Prince of Persia
Jordan created and programmed the original Prince of Persia on an Apple II computer in 1989. A decade later, he partnered with Ubisoft to reinvent his classic for a new generation of gamers with Prince of Persia: The Sands of Time. Its success launched a global franchise that now includes video games, graphic novels, toys, LEGO, and a blockbuster Disney feature film.
Just got back from the Prince of Persia movie press junket in London and Moscow. For readers curious about what that was like, I’ve posted these pages from my travel sketchbook.
The idea of a junket is to bring the talent — which in this case included Jerry Bruckheimer, Jake Gyllenhaal, Gemma Arterton, Sir Ben Kingsley, Mike Newell, and me — to one destination so the press can come to us, instead of sending us on a tour from place to place. Having the global premiere of Prince of Persia in London rather than L.A. made it a short trip for European journalists, but a longer one for those from the U.S. and South America.
The junket took over several floors of the Dorchester hotel in London, where the interviews and press conference were held.
An inevitability of press junkets is that although the journalists come from different cities and countries, with a range of interviewing styles, you nonetheless tend to get asked the same questions, sometimes thirty or forty times in a single day.
The premiere was Sunday night at the London Westvue.
Not pictured: Gemma dancing barefoot in her princess gown at the afterparty.
Seeing the “Coming Soon” signs for Prince of Persia in the Odeon Leicester Square gave me tingles. That’s the theater where I first saw Raiders of the Lost Ark in the summer of 1981, right out of high school, in a packed house. It set the bar for my summer moviegoing experiences to date, and was one of my major inspirations in creating Prince of Persia on the Apple II a few years later.
Next: On to Moscow.
Being in London for the Prince of Persia movie press junket, I thought this would be an appropriate occasion to post these sketchbook pages from when we were shooting here 18 months ago.
As the caps and parkas suggest, it gets cold on the Pinewood sound stages in December. The sets are such accurate reproductions of the Morocco locations where we were filming a few months earlier, you’d never guess from the finished film that there’s an 80 degree Fahrenheit temperature difference between certain shots.
Above: That’s director Mike Newell at bottom right, presiding over the action via dual monitors. Going counter-clockwise from Mike, there’s Jake doing the scene, script supervisor Beverley Winston, and my hotel dining room. At bottom left, Sir Ben Kingsley waits between takes with his double.
On the left-hand page, Jake and Sir Ben rehearsing with Mike Newell while second A.D. Rich Goodwin looks on. At upper right, Mike and Beverley watching the take, with Mike half out of his director chair like a bowler using body English to help guide the ball down the lane. Bottom right, cinematographer John Seale.
It’s a stand-alone, book-length prequel to the upcoming movie, written by me and illustrated by six terrific artists — Bernard Chang, Tommy Lee Edwards, Tom Fowler, Niko Henrichon, David Lopez, and Cameron Stewart, plus a cover by Todd McFarlane — and if you’re wondering why one story has six different illustrators, well, that was part of the challenge and fun of writing it.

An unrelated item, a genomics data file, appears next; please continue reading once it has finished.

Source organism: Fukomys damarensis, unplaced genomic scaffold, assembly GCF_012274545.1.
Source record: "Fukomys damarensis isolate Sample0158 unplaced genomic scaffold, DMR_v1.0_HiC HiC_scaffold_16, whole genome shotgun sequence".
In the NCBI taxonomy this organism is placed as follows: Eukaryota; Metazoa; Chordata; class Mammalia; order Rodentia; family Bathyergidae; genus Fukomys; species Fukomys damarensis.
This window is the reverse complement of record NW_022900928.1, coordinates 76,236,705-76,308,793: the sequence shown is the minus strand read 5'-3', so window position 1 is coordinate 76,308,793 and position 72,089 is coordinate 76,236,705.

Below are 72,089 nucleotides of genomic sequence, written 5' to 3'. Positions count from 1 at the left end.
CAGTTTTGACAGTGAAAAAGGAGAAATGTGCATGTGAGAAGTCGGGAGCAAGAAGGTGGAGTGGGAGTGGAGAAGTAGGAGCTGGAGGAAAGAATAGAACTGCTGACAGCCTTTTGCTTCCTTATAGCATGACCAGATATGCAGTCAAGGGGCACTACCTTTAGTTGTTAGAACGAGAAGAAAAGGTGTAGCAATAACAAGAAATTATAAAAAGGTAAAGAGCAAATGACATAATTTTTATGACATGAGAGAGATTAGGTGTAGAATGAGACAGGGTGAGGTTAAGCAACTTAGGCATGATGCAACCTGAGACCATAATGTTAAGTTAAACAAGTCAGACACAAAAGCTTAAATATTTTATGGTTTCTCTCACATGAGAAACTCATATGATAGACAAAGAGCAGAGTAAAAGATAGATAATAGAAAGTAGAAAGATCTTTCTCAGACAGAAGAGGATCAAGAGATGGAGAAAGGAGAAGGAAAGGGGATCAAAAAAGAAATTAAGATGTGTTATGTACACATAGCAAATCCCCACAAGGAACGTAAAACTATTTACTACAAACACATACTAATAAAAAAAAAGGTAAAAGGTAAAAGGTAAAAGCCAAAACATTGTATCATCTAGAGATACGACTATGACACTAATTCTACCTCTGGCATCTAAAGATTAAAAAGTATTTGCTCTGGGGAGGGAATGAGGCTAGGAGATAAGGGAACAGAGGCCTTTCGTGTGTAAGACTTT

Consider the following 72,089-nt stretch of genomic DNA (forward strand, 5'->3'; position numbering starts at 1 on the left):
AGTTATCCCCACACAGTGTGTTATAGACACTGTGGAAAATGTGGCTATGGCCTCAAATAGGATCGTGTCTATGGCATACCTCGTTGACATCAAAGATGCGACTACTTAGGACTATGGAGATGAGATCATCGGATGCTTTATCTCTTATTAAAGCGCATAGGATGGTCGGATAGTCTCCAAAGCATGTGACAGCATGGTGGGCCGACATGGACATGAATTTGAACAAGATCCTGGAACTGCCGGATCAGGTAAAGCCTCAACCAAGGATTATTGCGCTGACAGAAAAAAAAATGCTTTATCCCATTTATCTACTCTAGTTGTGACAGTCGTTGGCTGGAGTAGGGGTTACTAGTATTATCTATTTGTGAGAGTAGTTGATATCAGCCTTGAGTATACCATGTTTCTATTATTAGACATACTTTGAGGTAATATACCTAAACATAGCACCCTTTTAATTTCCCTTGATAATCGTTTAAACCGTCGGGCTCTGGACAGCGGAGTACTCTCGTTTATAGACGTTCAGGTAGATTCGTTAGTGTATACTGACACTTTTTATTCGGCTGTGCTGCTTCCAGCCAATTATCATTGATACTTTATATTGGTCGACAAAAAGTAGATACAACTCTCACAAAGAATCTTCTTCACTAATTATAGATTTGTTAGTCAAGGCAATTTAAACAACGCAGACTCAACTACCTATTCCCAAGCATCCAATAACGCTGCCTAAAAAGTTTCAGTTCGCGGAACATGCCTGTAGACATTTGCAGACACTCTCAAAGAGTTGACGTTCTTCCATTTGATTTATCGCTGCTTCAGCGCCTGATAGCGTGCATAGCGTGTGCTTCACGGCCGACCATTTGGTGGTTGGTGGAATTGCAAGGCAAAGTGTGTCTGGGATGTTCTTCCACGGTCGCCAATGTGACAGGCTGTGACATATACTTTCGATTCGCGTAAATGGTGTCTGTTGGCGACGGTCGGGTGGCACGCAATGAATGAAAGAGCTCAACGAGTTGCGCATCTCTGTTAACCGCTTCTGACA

Kotaku has a nice review (one that also includes the great news that the next volume in the Dungeon series, by two of my favorite French comics creators, Lewis Trondheim and Joann Sfar, is now available in English).
I’ll post more later about writing the book, and how it relates to the movie and the original 1989 side-scrolling video game. In the meantime, I hope Prince of Persia fans and graphic novel aficionados will check it out.
The next six weeks will also include the release of my first/second book Solomon’s Thieves (written first, published second, from First Second) on May 11, and my first movie, Prince of Persia: The Sands of Time, on May 28. So this really is the beginning of the sandstorm.
Being flown in by the studio for one day to take part in a Prince of Persia movie panel felt a bit like visiting a parallel universe — one from which parking, waiting in line, negotiating crowds, showing ID, figuring out where to go next, and other ordinary aspects of flying and attending conventions have magically been eliminated.
Instead, I was whisked along with Jake Gyllenhaal, Jerry Bruckheimer, and Mike Newell from car to plane to car and from one place to another with such efficiency that all I saw of the show and conference center were underground parking garages, service elevators, corridors and backstage areas — only to suddenly emerge on stage in front of 4,000 people. Feeling the energy of that crowd was a rush I won’t soon forget.
It was a great day, but one that left little time for sketching. I did this one on the plane flying in.
(Left to right: Jake Gyllenhaal, Teresa Palmer, Jay Baruchel, Jon Turteltaub. All agreed that the best likeness by far is Teresa’s.)
Just found out I’ll be at WonderCon 2010 in San Francisco on Saturday, April 3, for a Disney Prince of Persia panel with Jerry Bruckheimer, Mike Newell, and Jake Gyllenhaal, moderated by Geoff Boucher.
Our panel is at noon in the Esplanade Ballroom. Looking forward to it!